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Comments for Child of the Owl
Laurence Yep has been a favorite author of mine since my teens. I have been reading his books when I've had the opportunity. My local library has a huge collection of his novels and I've decided to work my way through them as time permits. Child of the Owl (1977) is my first revisiting of Yep in about a decade and I'm currently reading Sea Glass (1979).
Child of the Owl is told in the first person perspective of a 12 year old girl named Casey. She's a native born Chinese American but doesn't even think of herself in terms of her Chinese heritage. Like many first generation native born Americans, she only speaks English. Just as Yep describes in his autobiography The Lost Garden (1996), Casey is "too American to fit into Chinatown, and too Chinese to fit in anywhere else." In fact, that turmoil of balancing cultures is a recurrent theme in Yep's books.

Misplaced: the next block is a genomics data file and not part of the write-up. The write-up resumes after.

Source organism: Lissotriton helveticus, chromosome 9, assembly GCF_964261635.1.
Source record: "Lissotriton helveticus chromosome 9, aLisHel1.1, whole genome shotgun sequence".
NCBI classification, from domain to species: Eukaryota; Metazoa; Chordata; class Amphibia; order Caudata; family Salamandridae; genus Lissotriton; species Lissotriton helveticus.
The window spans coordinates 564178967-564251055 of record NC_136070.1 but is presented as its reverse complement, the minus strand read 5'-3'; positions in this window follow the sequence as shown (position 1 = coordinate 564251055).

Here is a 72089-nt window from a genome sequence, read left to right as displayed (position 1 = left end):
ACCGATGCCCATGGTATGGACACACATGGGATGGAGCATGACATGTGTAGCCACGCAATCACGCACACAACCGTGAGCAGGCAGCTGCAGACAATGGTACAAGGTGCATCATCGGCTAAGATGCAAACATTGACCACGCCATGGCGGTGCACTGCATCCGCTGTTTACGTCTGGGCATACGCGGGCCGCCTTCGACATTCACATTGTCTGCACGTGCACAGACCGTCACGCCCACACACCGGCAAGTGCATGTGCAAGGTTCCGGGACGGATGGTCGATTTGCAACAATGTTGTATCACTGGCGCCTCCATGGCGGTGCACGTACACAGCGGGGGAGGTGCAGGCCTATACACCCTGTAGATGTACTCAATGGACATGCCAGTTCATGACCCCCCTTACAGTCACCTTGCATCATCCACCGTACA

The book, though written in the 1970s, takes place in 1965. When Casey is forced to move in with her Grandmother, Paw-Paw, in Chinatown (San Francisco) we get to learn about Chinese culture as Casey does. All of Yep's descriptions of San Francisco have a delicate balance of Western and Chinese details. The Beatles, old time radio shows, and hamburgers coincide with Chinese opera, Kung fu movies and dim sum.
I love anything to do with Chinese literature. Thanks for the heads up on this one. I'll be looking for it."
All of Laurence Yep's books that I've read have been wonderful."
I've always liked her books about the dragon and the lost sea, but never read these ones. Think I need to give them a try."
I've read some of his Dragon books and I'd like to reread them."
I'm not sure I've read this author before. Going to have to look in to it. "